The final aim of this paper is methodological. The UK census is publically available and provides a uniquely large and representative source of information, with very high geographical resolution. It therefore provides one potentially powerful means of examining trends in travel behaviour and/or evaluating the impact of interventions, particularly those made at a sub-regional or local level. The census is, however, severely limited in including only one question on travel behaviour, namely ‘usual main commute mode’. By contrast, most research studies and policy evaluations are more interested in total travel behaviour. The value of the census data therefore depends considerably on how far it can be used as a proxy for total travel behaviour, at least at the population level. This paper uses National Travel Survey data to examine this issue, as well as to contextualise the census data in other ways.


Census Data on main Commute Mode in England and Wales

The British census happens every ten years and is compulsory for all residents. In England and Wales, the estimated proportion of people covered by the census was 96% in 1991, 94% in 2001 and 94% in 2011 [28], [29] This paper takes the 2011 census as its starting point (data available from and makes comparisons with previous censuses (data available from Ethical approval was not required as all data are fully in the public domain.

For all respondents aged 16–74 with a current job, the 2001 and 2011 census data includes responses to the question “How do you usually travel to work? (Tick one box only, tick the box for the longest part, by distance, of your usual journey to work)”. This data is also available for a 10% random sample of the 1971, 1981 and 1991 censuses (see File S1 for details of minor differences in the 1971 and 1981 response options). I categorised responses into five commute modes: cycling; walking; public transport; private motorised transport (car, van or motorcycle, as a driver or passenger); and other modes. I calculated the modal share of each of these modes as a proportion of all commuters, i.e. excluding people not in work or people working at or from home. All adults reporting that their home address was also their place of work were treated as non-commuters. Note that this final decision was necessary to allow comparable analyses across the censuses, but differs from some previous stand-alone analyses of census 2011 data ([30], see File S1 for details).

Small-area Deprivation, Adjusting for Geographical Remoteness

The 2010 English Index of Multiple Deprivation (IMD) [31] is a weighted composite of small-area data relating to seven deprivation domains, assigned at the level of lower super output areas (LSOA, average population around 1500). There is also a 2011 Welsh IMD [32], but differences in the constituent domains and variables mean that the two scores are not directly comparable. I therefore created hundredths of deprivation separately in England and Wales and combined these into a single variable capturing each LSOA’s ranking within its country.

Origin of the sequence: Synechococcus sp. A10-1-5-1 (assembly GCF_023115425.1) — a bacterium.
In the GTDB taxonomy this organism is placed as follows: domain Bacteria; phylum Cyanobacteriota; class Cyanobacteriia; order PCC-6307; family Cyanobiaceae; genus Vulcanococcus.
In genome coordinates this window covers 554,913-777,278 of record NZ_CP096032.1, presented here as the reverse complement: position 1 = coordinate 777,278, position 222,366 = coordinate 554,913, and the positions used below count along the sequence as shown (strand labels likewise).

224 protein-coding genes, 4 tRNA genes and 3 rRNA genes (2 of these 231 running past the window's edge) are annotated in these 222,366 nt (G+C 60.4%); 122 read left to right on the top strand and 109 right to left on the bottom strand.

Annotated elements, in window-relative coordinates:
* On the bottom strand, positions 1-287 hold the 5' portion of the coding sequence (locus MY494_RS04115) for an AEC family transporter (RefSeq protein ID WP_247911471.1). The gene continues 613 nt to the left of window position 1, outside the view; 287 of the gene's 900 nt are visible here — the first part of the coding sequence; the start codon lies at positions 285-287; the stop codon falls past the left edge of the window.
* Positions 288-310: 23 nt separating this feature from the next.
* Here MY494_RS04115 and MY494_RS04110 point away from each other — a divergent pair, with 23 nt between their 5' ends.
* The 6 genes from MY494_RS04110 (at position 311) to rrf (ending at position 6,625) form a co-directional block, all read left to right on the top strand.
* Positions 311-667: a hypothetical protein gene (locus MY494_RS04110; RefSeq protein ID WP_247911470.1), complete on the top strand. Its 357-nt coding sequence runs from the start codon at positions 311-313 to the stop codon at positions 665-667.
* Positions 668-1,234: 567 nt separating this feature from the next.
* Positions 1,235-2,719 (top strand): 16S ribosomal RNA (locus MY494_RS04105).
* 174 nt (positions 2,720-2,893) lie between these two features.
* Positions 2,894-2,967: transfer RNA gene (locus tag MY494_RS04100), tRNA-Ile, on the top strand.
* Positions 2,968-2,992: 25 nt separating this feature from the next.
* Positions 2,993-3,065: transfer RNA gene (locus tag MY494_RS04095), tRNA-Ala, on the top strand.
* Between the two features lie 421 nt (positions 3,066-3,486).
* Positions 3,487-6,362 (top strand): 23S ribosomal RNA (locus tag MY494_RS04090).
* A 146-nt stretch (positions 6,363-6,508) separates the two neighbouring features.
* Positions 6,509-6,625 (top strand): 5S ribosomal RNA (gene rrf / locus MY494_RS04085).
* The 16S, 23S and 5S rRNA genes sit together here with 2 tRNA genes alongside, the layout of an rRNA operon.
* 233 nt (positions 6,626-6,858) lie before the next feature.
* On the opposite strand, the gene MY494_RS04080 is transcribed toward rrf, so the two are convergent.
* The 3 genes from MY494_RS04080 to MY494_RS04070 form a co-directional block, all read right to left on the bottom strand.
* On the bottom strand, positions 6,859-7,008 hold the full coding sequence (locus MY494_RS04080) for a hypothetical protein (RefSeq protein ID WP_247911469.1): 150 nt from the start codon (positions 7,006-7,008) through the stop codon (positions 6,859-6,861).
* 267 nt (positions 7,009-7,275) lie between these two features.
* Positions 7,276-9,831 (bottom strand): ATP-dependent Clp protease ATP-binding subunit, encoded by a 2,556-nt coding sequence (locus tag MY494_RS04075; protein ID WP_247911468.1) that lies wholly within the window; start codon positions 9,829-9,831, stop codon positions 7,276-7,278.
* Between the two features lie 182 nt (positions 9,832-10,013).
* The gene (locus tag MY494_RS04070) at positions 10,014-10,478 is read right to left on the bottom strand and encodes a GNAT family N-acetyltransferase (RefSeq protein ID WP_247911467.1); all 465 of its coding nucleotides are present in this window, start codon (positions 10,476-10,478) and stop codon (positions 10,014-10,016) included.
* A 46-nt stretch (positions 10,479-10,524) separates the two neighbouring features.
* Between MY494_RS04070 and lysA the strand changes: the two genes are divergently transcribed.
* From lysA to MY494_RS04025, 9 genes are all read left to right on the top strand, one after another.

The standard IMD score includes a small number of indicators capturing distance to services (e.g. distance to the nearest post office). This complicates interpretations of associations with commute mode, since these indicators may serve as a straightforward proxy for average commute distance. I therefore created an ‘IMD-minus-distance to services’ score, employing an approach that has been used elsewhere to remove particular domains from the overall score [33], [34] (see File S1 for details). All substantive findings were unchanged in sensitivity analyses which used only the income deprivation domain.

To adjust for geographical remoteness in the equity analyses, I used rankings on the IMD ‘distance to services’ subdomain. I also used the 2004 Rural and Urban Area Classification [35] to assign settlement type (three-level categorical variable: urban area with a population >10,000; smaller towns and fringe areas; and villages, hamlets and isolated dwellings); and to assign sparseness (binary variable denoting whether the LSOA was in the bottom 5% for population density in the surrounding 30 km).

The National Travel Survey

The National Travel Survey is a continuous, population-based survey of households in Britain (annual sample size around 8100 households in recent years, household participation rate around 60% [36]). This paper uses National Travel Survey data for fully-participating adults (aged 16 years or over) from 2002 to 2010 (available from All members of participating households complete questionnaires, which cover the usual main commute mode for all working participants. These questionnaires are also used to create fifths of real household income equivalised for household composition [37]. All participants additionally complete one-week travel diaries that include the time taken and distance travelled for all stages of most trips. Motor vehicle trips off the road network are excluded (e.g. on private land), as are walking and cycling trips where the surface is unpaved or access is restricted (e.g. on private land, across open countryside or in a park that is closed at night) [38].